It's always a little special when DR Movie animates another Bruce Timm-involved project. For me, I loved the little things. Like in Portland, when those cars crash into each other? That looked like the crew paid some attention to detail. Or right after, these was that side shot of Tharok's cybernetic side and the eye follows. Or just the animation of Cruz's aura being pulled towards the Sun! But the animation wasn't perfect as much as I would have liked it to be. Some of the pans and close-ins were jerky at times. Batman and Superman seem to infrequently blink between on model and uber stiff. Most of the action lacked heft and interesting shots or show any direct hits that are composited enough to take up most of the screen. Moving onto the score. My goodness. It was the pinnacle of Dynamic Music Partners' mastery! The haunting music during Cruz's flashback/nightmare and the Fatal Five's themes.That foreboding score as the descend on Oa or that creepy and haunting theme for Emerald Empress! The action score. The classics like the JLU theme. It was amazing amazing amazing! If they don't get an award for this movie, there's no justice in the world.
Warner Bros. Home Entertainment provides a dealer's choice of what formats to pick from in which to view Justice League vs. The Fatal Five. There's Digital, 4K Ultra HD Blu-ray, Blu-ray and DVD, and now streaming from the DC Universe service on the day of the physical release. The special features are also a satisfying assortment from a creator commentary, two informative featurettes about diversity and mental illness, a sneak peak at the next movie, and classic episodes that highlight the Legion of Superheroes in past animation. The commentary features producer Bruce Timm, producer-director Sam Liu and co-writers Jim Krieg and Eric Carrasco. They share a ton of facts and anecdotes about the production of the movie, from how it was going to set in the canon established by past movie Justice League: Crisis on Two Earths, the continuity, the origins of new designs, recycling old designs, addressing logic gaps, strange coincidences like how Star Wars totally copied them (half-joking) or how there take on this Bloodsport matched up with contemporary conspiracy theorists like Q-Anon, the score, Carrasco's desire to add in some diversity and address mental illness, the lines and animation that had to be fixed, the death counts and more.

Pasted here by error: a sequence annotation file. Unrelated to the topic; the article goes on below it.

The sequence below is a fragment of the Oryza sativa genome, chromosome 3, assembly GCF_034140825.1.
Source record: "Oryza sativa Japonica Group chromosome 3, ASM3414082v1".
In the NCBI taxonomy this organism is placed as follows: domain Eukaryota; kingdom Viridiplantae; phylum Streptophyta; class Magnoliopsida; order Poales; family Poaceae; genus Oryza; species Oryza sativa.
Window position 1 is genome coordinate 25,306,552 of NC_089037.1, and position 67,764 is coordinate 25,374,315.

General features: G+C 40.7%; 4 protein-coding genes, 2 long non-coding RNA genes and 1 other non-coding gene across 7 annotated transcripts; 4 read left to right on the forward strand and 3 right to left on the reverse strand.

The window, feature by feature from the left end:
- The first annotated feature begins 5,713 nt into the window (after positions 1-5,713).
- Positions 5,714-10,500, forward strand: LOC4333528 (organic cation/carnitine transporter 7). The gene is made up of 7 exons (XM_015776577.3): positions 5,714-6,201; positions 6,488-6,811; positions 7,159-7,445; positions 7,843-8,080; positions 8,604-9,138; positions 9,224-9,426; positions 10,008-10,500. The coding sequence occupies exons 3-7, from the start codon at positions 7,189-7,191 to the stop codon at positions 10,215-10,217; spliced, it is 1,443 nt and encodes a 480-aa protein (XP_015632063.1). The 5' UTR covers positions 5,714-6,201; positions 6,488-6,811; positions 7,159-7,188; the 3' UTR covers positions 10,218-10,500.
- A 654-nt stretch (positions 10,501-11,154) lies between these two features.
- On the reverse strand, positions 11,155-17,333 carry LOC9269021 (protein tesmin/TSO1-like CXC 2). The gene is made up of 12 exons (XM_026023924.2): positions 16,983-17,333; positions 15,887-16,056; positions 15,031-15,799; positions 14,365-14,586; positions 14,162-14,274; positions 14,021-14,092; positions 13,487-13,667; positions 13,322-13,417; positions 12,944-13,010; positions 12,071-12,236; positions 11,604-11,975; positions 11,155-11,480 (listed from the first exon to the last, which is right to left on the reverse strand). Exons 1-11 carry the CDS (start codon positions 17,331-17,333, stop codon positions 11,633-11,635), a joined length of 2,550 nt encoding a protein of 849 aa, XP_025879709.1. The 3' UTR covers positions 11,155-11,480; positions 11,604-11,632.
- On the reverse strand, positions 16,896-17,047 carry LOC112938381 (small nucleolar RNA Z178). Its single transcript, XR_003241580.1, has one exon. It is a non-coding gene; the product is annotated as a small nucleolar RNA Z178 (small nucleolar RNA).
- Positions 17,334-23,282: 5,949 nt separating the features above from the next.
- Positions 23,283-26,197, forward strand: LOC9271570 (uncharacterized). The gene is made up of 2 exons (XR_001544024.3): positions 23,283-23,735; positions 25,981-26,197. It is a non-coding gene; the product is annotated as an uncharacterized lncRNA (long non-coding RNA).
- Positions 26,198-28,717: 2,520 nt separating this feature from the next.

The two featurettes highlight and elaborate on the mental struggle that Jessica Cruz and Star Boy endure in the movie and comments on how DC Comics has addressed it for decades. "Unity of Hero" is the longer of the two and is 15 minutes and 11 seconds. Panelists include DC hosts Tiffany Smith and Hector Navarro, screen writer Eric Carrasco, writer Marv Wolfman, Mike Carlin from DC Entertainment, Producer/Writer Jim Krieg, and licensed clinical psychologist Andrea Letamendi. The discussion begins with how the audience relates to a diverse cast of characters and moving past one dimensional depictions and tokenism the more they are used in media. Navarro points out how the comics were able to showcase an ethnicity in normal, heroic ways to another ethnicity who would have otherwise never encountered them in any form. The discussion moves to how DC had always pushed boundaries and showed the real world. Carlin elaborates the depth of character was more important than driving home what ethnicity a character was like Spanish for Cruz. John Stewart from the Justice League and Justice League Unlimited movies is cited as a breakthrough moment as is the late Dwayne McDuffie's volume of work like Static Shock. Superman is touted as the immigrant, ostracized from society, always put down by Lois Lane in contrast to the fact he was Superman and the character was created by two Jewish kids named Shuster and Siegel. New Teen Titans #8 is high lighted next with Cyborg encountered a group of children he discovers has prosthetic limbs. Female characters are covered next and how they moved from being just attractive eye candy to representatives of the heroic ideals then how creators have been able to push the medium a little further and further out. The Legion of Superheroes are hailed as the optimistic future where all races work together and get along. Oracle/Barbara Gordon is presented as the face of disabilities and how these characters make something of their tragedy and become a metaphor for strength of character. Montoya and Sawyer are addressed next and how they were always defined as career competent law enforcement officers - not by their homosexual preference. Cruz and her ongoing battle with anxiety are presented as a message of empowerment not a one time solution to suppress or get rid of. The featurette concludes that the medium is a way to talk about the hard things in society.